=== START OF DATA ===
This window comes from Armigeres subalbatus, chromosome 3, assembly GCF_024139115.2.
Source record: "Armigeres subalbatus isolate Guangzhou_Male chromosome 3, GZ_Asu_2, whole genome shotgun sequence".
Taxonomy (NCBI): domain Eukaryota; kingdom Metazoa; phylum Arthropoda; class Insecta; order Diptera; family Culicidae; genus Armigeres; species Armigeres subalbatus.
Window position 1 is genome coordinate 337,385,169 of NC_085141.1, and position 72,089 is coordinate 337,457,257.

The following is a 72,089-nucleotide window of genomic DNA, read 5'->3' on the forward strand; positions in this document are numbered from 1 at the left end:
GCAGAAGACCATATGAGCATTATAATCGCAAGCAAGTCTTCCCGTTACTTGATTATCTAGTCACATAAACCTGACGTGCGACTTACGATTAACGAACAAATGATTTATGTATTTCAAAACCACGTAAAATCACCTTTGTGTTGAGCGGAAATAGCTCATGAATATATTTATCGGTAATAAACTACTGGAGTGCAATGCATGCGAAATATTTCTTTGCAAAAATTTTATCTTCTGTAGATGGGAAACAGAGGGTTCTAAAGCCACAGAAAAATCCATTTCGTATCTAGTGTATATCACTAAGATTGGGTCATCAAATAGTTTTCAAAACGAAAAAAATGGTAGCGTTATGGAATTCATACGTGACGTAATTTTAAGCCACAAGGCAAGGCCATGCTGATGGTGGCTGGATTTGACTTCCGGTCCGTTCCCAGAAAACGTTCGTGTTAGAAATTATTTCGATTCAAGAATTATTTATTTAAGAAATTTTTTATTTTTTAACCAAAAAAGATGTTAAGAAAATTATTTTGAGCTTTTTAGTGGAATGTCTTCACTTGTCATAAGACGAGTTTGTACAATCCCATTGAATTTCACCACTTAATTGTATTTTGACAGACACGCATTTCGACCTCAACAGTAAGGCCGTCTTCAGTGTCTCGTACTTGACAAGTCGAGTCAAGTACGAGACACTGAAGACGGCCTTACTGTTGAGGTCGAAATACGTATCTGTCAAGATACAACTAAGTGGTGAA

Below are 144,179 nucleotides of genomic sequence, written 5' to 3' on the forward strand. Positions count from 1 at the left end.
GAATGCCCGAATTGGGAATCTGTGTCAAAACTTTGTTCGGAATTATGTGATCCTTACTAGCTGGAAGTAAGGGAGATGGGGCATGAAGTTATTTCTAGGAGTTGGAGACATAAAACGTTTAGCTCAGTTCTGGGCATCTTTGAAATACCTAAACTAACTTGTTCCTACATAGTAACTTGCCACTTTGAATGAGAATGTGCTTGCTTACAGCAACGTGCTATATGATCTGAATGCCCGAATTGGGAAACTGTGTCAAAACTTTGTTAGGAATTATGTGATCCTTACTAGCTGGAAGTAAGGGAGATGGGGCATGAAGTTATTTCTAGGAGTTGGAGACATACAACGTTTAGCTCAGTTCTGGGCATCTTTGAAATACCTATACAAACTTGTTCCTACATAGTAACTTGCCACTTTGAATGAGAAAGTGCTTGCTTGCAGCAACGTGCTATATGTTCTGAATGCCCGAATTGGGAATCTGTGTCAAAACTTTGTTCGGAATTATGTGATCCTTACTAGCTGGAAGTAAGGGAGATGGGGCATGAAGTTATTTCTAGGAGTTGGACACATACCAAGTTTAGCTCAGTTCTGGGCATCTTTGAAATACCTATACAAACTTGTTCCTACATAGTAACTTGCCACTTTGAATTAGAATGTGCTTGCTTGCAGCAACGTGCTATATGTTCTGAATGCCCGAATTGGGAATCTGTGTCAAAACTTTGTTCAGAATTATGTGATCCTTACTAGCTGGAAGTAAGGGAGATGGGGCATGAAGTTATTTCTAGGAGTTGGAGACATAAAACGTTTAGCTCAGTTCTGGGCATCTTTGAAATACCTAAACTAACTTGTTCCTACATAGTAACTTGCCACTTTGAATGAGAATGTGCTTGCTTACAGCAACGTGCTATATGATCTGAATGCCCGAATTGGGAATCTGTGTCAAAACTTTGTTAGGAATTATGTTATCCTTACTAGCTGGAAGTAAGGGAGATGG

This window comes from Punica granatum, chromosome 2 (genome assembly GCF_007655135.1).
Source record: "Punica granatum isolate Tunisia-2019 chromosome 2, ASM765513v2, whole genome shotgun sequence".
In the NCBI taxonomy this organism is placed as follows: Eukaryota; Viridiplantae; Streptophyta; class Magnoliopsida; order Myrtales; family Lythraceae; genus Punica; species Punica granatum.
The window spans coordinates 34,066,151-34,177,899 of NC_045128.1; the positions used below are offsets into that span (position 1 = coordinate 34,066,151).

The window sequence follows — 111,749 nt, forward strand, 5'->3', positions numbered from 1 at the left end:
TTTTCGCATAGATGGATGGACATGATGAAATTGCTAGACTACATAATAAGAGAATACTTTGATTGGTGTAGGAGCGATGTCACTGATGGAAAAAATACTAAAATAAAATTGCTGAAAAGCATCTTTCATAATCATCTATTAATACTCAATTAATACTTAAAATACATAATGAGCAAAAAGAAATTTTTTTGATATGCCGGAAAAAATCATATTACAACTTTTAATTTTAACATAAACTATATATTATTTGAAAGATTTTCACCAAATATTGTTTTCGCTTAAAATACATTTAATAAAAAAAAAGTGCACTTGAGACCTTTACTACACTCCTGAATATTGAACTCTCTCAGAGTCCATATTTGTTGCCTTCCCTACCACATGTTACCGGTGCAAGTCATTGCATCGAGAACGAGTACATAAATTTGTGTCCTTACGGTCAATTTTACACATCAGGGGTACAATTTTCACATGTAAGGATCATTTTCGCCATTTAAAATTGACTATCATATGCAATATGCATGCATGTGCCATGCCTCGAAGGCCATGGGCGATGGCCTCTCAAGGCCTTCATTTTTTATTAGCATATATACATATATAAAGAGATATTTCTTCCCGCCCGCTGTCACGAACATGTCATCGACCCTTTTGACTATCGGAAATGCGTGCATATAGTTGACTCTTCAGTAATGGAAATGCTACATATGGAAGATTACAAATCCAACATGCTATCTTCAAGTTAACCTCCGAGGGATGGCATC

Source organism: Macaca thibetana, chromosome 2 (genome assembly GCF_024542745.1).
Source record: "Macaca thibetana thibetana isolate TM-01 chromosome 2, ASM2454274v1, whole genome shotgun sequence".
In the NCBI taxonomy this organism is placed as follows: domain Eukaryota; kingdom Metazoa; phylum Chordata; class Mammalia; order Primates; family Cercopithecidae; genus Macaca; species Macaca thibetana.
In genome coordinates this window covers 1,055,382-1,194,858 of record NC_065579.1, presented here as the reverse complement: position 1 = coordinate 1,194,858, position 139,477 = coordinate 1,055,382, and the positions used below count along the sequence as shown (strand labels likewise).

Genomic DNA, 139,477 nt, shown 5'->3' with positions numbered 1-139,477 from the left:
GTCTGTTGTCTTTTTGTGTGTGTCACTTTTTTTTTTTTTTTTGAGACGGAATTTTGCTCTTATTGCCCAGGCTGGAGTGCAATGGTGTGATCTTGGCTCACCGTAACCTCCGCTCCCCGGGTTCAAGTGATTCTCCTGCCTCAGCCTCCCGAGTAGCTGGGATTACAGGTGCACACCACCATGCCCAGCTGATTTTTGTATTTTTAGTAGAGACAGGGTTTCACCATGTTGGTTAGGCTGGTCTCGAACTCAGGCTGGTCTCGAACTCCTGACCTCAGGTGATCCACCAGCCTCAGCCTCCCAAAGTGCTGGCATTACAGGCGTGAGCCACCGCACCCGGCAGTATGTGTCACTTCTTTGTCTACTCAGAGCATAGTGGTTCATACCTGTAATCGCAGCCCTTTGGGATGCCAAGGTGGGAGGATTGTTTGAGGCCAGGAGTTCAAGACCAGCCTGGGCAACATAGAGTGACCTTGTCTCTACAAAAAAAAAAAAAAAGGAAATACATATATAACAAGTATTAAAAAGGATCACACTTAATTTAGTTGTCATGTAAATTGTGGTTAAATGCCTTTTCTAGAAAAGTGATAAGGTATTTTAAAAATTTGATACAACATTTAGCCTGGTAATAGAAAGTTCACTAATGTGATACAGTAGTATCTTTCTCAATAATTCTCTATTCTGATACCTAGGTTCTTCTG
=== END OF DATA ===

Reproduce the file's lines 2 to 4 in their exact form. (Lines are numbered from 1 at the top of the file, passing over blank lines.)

Source record: "Armigeres subalbatus isolate Guangzhou_Male chromosome 3, GZ_Asu_2, whole genome shotgun sequence".
Taxonomy (NCBI): domain Eukaryota; kingdom Metazoa; phylum Arthropoda; class Insecta; order Diptera; family Culicidae; genus Armigeres; species Armigeres subalbatus.
Window position 1 is genome coordinate 337,385,169 of NC_085141.1, and position 72,089 is coordinate 337,457,257.